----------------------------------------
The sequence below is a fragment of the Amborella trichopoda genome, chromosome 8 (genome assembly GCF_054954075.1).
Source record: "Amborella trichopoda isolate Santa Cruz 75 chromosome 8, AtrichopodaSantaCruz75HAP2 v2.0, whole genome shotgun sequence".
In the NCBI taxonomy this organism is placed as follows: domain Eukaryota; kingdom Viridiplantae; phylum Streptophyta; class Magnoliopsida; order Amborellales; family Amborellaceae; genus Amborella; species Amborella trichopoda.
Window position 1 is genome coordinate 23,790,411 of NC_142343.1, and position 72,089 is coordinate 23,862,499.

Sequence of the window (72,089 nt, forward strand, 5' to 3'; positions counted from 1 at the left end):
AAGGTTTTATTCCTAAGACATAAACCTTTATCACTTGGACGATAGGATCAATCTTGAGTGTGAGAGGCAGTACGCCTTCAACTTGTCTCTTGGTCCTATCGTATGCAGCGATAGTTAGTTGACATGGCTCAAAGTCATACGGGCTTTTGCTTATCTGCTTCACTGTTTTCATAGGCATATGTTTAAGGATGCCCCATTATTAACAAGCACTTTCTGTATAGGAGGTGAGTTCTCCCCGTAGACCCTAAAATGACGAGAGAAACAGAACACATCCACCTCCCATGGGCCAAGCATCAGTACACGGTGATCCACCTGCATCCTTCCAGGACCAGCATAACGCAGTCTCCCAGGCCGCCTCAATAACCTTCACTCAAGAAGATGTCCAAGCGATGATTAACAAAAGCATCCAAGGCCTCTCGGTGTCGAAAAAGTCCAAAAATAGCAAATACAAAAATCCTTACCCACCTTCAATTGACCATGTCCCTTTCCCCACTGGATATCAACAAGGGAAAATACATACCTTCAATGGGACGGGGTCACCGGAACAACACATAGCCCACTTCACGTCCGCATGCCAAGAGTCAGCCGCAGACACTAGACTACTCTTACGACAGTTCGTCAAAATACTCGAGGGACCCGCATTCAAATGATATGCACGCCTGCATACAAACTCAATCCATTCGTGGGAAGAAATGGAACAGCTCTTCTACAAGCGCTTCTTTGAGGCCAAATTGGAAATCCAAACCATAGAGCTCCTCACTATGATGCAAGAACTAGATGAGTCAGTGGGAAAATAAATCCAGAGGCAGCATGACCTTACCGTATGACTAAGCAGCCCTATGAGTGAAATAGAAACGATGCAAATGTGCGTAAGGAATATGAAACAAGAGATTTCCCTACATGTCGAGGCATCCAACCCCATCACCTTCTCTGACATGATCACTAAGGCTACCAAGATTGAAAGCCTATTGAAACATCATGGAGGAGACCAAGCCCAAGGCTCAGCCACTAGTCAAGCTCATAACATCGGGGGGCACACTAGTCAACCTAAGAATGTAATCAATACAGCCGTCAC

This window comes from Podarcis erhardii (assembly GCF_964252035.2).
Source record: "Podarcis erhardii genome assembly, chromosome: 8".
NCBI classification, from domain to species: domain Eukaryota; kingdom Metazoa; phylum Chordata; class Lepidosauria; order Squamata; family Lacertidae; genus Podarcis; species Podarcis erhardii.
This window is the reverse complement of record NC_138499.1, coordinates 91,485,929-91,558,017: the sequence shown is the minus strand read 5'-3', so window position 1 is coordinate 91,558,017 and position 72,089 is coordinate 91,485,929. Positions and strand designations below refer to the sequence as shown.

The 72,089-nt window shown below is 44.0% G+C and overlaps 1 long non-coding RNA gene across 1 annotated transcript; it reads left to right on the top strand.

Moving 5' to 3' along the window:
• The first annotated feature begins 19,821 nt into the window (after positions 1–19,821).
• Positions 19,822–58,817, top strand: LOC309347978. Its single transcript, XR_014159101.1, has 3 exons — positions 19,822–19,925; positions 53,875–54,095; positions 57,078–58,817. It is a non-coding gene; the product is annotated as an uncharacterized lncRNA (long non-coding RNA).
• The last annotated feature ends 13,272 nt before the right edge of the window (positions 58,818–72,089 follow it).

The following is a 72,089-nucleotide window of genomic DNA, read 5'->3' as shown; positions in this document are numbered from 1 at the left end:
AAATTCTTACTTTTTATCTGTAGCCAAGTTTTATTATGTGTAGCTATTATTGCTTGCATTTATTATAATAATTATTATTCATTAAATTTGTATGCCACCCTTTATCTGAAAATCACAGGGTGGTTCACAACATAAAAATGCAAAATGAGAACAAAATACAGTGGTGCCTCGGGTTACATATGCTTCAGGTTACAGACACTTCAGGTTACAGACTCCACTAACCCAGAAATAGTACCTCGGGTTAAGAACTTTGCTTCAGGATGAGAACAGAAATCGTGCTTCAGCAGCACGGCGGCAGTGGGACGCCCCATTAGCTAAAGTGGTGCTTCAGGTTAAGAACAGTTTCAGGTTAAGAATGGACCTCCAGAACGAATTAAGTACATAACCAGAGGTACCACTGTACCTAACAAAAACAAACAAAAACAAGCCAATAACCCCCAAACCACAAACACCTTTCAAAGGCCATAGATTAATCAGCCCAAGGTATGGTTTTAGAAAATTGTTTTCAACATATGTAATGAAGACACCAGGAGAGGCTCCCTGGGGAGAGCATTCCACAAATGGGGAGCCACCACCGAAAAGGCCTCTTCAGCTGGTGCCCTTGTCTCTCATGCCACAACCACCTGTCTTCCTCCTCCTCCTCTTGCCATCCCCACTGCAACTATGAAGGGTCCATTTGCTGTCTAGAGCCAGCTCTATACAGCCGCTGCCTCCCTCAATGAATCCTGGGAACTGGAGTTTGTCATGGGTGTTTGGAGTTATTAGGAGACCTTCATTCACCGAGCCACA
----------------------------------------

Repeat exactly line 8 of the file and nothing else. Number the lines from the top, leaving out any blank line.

Source record: "Podarcis erhardii genome assembly, chromosome: 8".